Richard Branson: How to delegate when launching a business

As an entrepreneur, one of the key things you have to learn to do is delegate. If you struggle with this, check out Richard Branson’s advice…

In a recent entrepreneur.com blog, the Virgin Founder says that his secret to success is people, like Virgin’s first accountant Jack Clayden, “because they had skills that I did not. In some areas they knew better than I did how to make my vision a reality.”

“If you really want to grow as an entrepreneur, you’ve got to learn to delegate,” Richard says. “When my friends and I started up Virgin, I knew that I was lacking vital knowledge on some subjects, and so I started learning this skill very early on in my career.”

When launching a business, most entrepreneurs will find that they face a similar problem: working out how to juggle their commitments and still have time to think about the bigger picture. This is common for founders as the early days really are about survival.

“After launch, so much of your energy goes to keeping the business afloat as you resolve the unexpected issues connected to developing your product or service,” Richard says. “But you must be able to move on from that role, or the business will not grow and thrive in the long run.”

When you are ready to move on from that role, he has some great advice about what to look for in the first people you hire…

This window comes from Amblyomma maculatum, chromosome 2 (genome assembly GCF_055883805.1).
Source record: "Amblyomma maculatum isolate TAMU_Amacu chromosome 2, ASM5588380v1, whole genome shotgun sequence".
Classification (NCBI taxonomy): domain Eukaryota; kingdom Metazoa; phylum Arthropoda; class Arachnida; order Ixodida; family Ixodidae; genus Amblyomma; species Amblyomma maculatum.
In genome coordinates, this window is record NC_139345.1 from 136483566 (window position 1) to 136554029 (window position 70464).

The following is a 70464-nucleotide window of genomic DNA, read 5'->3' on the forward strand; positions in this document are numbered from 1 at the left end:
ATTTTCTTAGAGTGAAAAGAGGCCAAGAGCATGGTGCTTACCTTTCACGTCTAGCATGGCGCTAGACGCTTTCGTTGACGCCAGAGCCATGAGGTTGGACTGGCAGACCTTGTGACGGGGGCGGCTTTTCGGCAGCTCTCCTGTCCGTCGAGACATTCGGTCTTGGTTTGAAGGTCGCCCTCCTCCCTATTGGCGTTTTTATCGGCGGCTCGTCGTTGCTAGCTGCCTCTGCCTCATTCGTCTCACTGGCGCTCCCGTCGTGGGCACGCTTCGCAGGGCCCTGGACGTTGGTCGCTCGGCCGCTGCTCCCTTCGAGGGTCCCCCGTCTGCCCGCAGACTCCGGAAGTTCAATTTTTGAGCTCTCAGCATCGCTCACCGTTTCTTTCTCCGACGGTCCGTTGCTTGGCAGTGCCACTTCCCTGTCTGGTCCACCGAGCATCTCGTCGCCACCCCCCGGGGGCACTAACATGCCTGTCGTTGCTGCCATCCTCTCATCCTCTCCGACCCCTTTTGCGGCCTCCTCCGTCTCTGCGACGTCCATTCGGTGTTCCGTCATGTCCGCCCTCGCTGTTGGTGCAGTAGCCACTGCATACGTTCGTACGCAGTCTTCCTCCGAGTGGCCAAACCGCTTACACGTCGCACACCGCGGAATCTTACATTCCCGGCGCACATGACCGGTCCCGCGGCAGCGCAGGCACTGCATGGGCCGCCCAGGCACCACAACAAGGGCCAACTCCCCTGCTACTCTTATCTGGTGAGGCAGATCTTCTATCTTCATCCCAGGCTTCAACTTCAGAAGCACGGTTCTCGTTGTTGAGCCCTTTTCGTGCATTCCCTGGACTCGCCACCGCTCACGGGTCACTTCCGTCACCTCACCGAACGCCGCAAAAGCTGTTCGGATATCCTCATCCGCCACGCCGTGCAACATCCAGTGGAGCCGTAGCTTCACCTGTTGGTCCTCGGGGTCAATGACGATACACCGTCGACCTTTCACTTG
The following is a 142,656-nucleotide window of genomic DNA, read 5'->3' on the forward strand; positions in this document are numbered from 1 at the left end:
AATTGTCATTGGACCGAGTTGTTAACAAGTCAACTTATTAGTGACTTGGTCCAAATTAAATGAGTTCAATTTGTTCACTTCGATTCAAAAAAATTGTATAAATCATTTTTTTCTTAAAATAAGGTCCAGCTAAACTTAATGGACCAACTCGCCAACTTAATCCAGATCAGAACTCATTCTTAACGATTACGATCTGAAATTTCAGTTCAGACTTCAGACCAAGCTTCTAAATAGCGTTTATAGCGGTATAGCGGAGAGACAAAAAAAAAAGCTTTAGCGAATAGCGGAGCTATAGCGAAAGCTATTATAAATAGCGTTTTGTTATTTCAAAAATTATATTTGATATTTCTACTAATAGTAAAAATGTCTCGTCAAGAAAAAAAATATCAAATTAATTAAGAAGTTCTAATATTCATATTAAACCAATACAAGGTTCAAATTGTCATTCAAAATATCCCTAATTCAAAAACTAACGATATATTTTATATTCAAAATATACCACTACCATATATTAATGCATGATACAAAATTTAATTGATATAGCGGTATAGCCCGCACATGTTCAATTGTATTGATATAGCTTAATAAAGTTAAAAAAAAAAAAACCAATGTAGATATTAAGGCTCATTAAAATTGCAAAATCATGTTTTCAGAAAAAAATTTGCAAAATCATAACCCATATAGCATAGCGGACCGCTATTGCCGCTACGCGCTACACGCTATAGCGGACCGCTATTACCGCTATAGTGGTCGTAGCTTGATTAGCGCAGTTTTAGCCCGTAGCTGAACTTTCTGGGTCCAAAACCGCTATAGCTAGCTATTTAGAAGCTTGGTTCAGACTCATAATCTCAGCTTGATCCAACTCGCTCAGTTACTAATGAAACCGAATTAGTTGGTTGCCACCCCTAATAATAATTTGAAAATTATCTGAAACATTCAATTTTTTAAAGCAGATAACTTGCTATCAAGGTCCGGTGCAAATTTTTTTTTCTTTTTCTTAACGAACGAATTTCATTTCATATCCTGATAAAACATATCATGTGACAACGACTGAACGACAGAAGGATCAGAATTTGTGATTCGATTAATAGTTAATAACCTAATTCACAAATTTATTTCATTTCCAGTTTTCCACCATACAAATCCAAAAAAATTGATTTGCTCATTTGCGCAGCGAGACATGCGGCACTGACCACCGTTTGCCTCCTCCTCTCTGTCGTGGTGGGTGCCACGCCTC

When you are ready to make your first hires look for people: who understand your passion; want to add to your ideas; and can envision ways to make improvements. Keep in mind that you do not want yes-men or clones: you want people on board who have strong views on how to scale up the business over the long term, along with the skills and presence of mind to push the company forward in the short term and the ability to manage crucial day-to-day tasks.

Image from Virgin.com

Delegating to these people will free you to plan for the future and find new ways to develop your company – but delegating is not an easy skill to master. Five decades after Virgin’s launch, I’m still learning. In fact, when I get really enthusiastic about one of our new products or companies, our Virgin CEOs probably wish I was a little less hands-on sometimes!

The key is to find the right balance. While you absolutely must delegate, if you become too disconnected from your business, it can quickly spiral in a direction you never wanted. But if you hire incredible people to lead your companies, your departments and your teams, you can have the best of both worlds.

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